Archive

Sample Communication Policy

By Kelly Dunn

Apr. 14, 2000

Following is a sample communication policy in the workplace. The purpose of such a policy should be to facilitate better communication, paving the way for better business. Keep this basic principle in mind as you adjust the policy to coincide with your business’ values.

Also read: How to use technology in your internal communications strategy

Sample Communication Policy 

At Make Your Business Better, Inc., courtesy, tact and consideration should guide each employee in relationships with fellow workers and the public. It is mandatory that each employee in this organization show maximum respect to every other person in the organization and other contacts in a business context. The purpose of communication should be to help others and to make our business run as effectively as possible, thereby gaining the respect of our colleagues and customers.

  • Courtesy, friendliness, and a spirit of helpfulness are important and guide the company’s dealings with employees and customers.
  • Differences of opinion should be handled privately and discreetly. Gossip and backbiting are to be avoided. Communicate directly with the person or persons involved to resolve differences.
  • Conservative criticism — that which will improve business by clarifying or instructing — should be welcomed when delivered with respect and tact. Destructive criticism — that which is designed to harm business or another person — is not to be practiced.
  • Employees should strive to maintain a civil work atmosphere at all times and refrain from shouting, yelling, using vulgarities or swearing at co-workers or customers.
  • The standard of Make Your Business Better, Inc. is a work environment free from disparaging remarks about religion, ethnicity, sexual preferences, appearance and other non-work related matters. Each employee has the responsibility to foster an understanding of others’ differences in order to create an environment where those differences contribute to a better organization.Inappropriate remarks based on any of the following are not tolerated and such behavior will result in immediate termination of employment: race, religion, ethnic origin, physical attributes, mental or physical disability, color, ancestry, marital status, pregnancy, medical condition, citizenship and/or age.Inappropriate remarks include those that treat a group of people in a uniform way, assign a behavior in a disparaging way, imply inferiority of a group, are supposedly funny at someone else’s expense, and/or cause embarrassment or distress to others based on comments about a particular group of people.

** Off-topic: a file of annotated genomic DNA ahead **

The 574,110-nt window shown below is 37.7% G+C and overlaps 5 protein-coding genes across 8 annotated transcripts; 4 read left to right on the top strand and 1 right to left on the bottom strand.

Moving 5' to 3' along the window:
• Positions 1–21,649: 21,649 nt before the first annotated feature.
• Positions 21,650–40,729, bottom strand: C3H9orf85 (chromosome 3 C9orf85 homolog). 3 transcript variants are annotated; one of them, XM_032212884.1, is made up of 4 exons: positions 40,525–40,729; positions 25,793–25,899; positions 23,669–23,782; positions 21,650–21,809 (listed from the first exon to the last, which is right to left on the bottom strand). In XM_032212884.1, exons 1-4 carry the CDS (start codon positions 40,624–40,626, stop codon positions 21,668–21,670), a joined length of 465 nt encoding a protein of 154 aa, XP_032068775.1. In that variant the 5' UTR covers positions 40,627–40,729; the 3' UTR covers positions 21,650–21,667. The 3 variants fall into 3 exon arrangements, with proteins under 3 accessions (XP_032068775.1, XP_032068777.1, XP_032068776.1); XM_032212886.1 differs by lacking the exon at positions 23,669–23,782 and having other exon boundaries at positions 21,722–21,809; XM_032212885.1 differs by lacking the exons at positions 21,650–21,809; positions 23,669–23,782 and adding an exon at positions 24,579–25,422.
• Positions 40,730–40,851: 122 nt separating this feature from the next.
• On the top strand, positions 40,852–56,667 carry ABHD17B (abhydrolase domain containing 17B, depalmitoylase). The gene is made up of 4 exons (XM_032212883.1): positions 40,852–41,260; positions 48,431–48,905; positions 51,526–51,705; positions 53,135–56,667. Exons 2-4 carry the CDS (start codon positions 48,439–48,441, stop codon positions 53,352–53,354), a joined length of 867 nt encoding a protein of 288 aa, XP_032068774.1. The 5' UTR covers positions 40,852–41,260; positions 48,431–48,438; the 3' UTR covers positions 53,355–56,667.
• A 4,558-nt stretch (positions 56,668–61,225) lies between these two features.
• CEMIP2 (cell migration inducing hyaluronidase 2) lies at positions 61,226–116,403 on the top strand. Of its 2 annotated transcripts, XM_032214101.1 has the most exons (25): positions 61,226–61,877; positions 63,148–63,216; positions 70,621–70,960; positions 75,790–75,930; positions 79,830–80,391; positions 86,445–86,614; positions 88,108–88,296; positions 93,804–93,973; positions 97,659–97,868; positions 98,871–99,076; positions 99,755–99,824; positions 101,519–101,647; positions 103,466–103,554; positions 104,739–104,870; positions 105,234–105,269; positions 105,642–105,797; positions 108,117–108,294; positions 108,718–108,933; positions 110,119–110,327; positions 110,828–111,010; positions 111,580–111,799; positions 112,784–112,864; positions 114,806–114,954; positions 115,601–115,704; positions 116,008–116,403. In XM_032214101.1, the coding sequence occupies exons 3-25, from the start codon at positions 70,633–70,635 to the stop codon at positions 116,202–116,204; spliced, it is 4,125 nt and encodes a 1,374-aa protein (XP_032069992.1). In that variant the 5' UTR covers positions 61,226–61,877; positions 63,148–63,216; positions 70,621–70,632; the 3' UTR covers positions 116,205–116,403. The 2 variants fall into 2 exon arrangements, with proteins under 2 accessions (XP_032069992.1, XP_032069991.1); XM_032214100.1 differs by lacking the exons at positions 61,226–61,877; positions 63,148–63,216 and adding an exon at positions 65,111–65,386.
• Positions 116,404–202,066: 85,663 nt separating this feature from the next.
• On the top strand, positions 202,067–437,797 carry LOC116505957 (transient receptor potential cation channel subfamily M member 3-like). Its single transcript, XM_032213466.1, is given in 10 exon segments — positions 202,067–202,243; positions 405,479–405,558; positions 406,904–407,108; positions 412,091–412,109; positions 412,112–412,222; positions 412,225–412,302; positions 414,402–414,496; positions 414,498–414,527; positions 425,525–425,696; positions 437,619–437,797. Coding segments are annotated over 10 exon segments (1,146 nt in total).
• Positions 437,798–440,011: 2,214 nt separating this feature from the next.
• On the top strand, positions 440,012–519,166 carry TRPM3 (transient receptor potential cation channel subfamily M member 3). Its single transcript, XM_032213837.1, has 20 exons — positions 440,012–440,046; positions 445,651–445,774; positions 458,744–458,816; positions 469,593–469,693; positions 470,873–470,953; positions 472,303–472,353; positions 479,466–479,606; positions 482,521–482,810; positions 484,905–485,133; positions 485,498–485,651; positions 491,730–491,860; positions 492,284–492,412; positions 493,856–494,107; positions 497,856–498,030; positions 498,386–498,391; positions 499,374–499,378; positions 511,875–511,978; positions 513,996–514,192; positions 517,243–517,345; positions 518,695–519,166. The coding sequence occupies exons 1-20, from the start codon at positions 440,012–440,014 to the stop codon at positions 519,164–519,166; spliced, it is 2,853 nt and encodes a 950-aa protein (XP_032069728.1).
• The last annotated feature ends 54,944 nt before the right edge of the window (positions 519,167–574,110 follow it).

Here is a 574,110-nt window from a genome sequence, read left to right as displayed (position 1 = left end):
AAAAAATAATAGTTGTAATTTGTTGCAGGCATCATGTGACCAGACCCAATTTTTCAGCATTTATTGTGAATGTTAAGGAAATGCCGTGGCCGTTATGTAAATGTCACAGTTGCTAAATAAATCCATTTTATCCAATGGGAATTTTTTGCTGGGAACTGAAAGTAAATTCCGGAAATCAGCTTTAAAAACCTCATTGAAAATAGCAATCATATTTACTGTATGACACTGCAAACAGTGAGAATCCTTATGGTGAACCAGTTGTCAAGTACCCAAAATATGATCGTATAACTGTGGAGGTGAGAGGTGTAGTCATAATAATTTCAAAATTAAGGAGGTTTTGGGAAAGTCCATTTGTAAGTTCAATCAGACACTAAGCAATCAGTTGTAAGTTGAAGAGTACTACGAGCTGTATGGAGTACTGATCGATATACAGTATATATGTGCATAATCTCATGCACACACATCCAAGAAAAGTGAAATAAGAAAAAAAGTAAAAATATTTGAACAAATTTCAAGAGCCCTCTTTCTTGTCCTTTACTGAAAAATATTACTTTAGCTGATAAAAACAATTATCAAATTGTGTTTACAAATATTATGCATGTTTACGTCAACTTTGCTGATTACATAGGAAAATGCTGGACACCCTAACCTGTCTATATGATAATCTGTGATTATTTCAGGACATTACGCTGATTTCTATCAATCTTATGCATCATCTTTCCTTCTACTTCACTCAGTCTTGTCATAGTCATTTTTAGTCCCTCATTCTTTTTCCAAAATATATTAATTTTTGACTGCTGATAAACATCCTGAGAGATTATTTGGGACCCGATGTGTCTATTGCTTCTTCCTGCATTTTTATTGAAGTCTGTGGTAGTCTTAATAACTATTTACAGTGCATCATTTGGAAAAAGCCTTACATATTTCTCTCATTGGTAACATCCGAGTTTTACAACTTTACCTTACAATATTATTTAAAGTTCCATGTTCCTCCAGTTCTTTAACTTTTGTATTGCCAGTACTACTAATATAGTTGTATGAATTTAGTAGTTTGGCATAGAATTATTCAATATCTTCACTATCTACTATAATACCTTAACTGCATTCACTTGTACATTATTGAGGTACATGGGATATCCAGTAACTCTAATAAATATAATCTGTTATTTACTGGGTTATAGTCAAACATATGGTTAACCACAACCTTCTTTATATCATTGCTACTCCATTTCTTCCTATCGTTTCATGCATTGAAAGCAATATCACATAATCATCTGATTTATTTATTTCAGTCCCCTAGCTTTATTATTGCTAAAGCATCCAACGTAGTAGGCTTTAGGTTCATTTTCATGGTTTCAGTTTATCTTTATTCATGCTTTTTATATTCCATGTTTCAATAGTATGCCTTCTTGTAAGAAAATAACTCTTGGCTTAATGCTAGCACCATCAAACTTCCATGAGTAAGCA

The information contained in this article is intended to provide useful information on the topic covered, but should not be construed as legal advice or a legal opinion.

Comment below or email editors@workforce.com.

 

About Workforce.com

blog workforce

We build robust scheduling & attendance software for businesses with 500+ frontline workers. With custom BI reporting and demand-driven scheduling, we help our customers reduce labor spend and increase profitability across their business. It's as simple as that.

Book a call
See the software
workforce news

Relevant Videos

This is Workforce.com

Hi, My name is Meg and this is my introduction to Workforce.com

Case Study: COVIDCheck Colorado

Find out how Workforce.com powered vaccine sites with demand driven scheduling and attendance.

Related Articles

workforce blog

Focus on Employee Communications

Which Department Owns Internal Communications? It’s Complicated

HR is one choice. But so is the C-suite and even a decentralized plan to embed communications folks in ...

communication, HR, human resources, leadership, strategy

workforce blog

Focus on Employee Communications

Don’t Slack on Employee Communication

How monitoring chat platforms can help companies avoid #MeToo moments while creating a communication cu...

employee engagement, HR technology, strategy

workforce blog

Focus on Employee Communications

How an Employee-centric HR Communications Strategy Impacts Your Organization

Among the challenges, HR and communications teams struggle to scale communications in the face of resou...

communication, employee engagement, human resources, strategy

Read the Workforce.com magazine

workforce magazine